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Treating periodontitis-a systematic review and meta-analysis comparing ultrasonic and manual subgingival scaling at different probing pocket depths

Abstract

Background

Mechanical plaque removal has been commonly accepted to be the basis for periodontal treatment. This study aims to compare the effectiveness of ultrasonic and manual subgingival scaling at different initial probing pocket depths (PPD) in periodontal treatment.

Methods

English-language databases (PubMed, Cochrane Central Register of Controlled Trials, EMBASE, Medline, and ClinicalTrials.gov, by January, 2019) were searched. Weighted mean differences in primary outcomes, PPD and clinical attachment loss (CAL) reduction, were estimated by random effects model. Secondary outcomes, bleeding on probing (BOP), gingival recession (GR), and post-scaling residual dental calculus, were analyzed by comparing the results of each study. The quality of RCTs was appraised with the Cochrane Collaboration risk of bias tool. The GRADE approach was used to assess quality of evidence.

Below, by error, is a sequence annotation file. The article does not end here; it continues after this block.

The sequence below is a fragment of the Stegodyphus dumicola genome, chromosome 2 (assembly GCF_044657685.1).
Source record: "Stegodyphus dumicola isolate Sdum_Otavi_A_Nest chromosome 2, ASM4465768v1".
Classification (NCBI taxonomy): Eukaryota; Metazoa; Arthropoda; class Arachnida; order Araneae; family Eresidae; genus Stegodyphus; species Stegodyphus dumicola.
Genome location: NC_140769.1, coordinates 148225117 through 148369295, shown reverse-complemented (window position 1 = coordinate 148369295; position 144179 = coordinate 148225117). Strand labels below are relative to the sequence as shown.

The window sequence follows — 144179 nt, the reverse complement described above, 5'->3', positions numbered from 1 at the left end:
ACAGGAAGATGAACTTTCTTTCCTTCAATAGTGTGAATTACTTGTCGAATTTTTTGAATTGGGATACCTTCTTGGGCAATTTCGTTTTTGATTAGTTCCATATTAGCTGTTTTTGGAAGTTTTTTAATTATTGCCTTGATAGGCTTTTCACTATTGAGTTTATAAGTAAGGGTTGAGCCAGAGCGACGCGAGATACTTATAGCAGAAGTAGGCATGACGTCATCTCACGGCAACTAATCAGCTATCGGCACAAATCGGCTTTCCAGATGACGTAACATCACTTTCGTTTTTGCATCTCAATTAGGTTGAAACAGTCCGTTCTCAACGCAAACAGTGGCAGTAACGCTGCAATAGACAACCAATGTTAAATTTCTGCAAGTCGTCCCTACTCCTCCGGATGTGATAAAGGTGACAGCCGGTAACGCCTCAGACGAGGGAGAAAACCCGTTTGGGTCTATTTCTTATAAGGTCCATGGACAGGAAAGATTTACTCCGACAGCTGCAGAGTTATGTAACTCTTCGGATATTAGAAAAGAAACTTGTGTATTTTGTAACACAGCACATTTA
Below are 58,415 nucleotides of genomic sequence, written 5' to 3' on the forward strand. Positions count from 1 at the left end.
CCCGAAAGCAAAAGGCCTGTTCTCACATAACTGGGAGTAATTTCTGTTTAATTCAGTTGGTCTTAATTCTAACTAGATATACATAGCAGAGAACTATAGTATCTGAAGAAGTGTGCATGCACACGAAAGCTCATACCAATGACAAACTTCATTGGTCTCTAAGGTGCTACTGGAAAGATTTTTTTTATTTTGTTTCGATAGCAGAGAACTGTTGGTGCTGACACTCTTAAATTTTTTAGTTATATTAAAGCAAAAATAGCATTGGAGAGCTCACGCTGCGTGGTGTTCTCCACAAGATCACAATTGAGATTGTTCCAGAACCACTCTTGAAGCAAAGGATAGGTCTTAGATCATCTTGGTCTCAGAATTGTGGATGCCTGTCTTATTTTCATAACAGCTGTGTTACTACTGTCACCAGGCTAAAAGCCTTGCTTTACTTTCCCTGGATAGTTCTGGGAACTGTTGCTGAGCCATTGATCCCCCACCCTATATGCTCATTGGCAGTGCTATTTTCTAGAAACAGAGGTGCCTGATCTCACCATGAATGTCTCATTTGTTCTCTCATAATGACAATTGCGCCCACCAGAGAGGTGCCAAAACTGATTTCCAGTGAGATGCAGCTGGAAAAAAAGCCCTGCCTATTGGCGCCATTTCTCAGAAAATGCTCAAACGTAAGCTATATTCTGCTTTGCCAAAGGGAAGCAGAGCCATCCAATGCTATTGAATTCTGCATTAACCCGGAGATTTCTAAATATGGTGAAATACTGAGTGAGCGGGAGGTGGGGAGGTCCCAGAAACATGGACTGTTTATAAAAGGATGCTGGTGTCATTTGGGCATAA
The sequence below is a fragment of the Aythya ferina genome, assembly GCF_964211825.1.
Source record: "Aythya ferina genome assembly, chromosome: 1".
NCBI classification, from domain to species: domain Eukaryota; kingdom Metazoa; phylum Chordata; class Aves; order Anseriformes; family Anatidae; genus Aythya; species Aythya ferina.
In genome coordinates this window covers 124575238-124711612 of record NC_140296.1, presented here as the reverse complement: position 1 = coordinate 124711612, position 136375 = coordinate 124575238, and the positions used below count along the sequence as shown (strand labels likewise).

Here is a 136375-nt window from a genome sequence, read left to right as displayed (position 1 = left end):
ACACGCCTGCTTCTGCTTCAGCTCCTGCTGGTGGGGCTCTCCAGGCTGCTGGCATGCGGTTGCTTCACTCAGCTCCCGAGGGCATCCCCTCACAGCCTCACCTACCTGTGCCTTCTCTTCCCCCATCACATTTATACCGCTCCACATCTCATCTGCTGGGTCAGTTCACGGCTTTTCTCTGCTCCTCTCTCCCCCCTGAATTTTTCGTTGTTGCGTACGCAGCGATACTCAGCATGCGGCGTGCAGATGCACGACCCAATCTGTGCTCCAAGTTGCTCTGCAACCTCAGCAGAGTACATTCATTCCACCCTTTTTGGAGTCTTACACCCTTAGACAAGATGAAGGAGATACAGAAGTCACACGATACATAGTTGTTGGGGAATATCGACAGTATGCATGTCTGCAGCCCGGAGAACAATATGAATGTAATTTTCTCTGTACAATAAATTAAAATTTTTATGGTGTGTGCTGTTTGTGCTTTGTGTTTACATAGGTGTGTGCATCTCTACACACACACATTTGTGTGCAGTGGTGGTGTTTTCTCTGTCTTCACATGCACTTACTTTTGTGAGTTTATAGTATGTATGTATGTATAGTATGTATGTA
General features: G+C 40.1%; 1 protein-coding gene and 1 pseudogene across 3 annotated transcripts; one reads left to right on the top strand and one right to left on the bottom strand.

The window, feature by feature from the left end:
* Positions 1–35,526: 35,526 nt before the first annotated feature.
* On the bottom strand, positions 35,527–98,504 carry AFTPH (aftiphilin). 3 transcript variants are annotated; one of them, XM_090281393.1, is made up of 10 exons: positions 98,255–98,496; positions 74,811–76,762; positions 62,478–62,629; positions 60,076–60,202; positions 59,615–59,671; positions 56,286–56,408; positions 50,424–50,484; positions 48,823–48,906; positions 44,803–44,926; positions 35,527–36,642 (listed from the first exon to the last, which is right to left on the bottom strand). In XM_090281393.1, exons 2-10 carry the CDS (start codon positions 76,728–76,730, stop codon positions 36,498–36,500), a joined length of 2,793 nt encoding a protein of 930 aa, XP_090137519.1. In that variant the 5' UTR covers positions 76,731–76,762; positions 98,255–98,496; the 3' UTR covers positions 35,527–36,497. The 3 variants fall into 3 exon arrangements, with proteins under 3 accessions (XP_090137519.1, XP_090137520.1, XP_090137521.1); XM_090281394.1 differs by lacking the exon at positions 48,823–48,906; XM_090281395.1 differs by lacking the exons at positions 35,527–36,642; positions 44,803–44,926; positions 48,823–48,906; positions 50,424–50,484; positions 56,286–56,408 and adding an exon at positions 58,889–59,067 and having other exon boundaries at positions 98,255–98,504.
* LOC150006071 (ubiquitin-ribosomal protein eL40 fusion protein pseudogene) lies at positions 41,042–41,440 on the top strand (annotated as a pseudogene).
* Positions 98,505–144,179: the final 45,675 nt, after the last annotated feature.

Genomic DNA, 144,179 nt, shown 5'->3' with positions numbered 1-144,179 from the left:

Results

Ten randomized controlled trials were included out of 1434 identified. Initial PPD and follow-up periods formed subgroups. For 3-months follow-up: (1) too few shallow initial pocket studies available to draw a conclusion; (2) the heterogeneity of medium depth studies was so high that could not be merged to draw a conclusion; (3) deep pocket studies showed no statistical differences in PPD and CAL reduction between ultrasonic and manual groups. For 6-months follow-up: (1) too few shallow initial PPD studies to draw a conclusion; (2) at medium pocket depth, PPD reduction showed manual subgingival scaling better than ultrasound. No statistical differences were observed in CAL reduction between the two approaches; (3) for deep initial PPD studies, both PPD and CAL reduction showed manual subgingival scaling better. GR results indicated no statistical differences at medium and deep initial pocket studies between the two methods. BOP results showed more reduction at deep pocket depths with manual subgingival scaling. No conclusion could be drawn about residual dental calculus.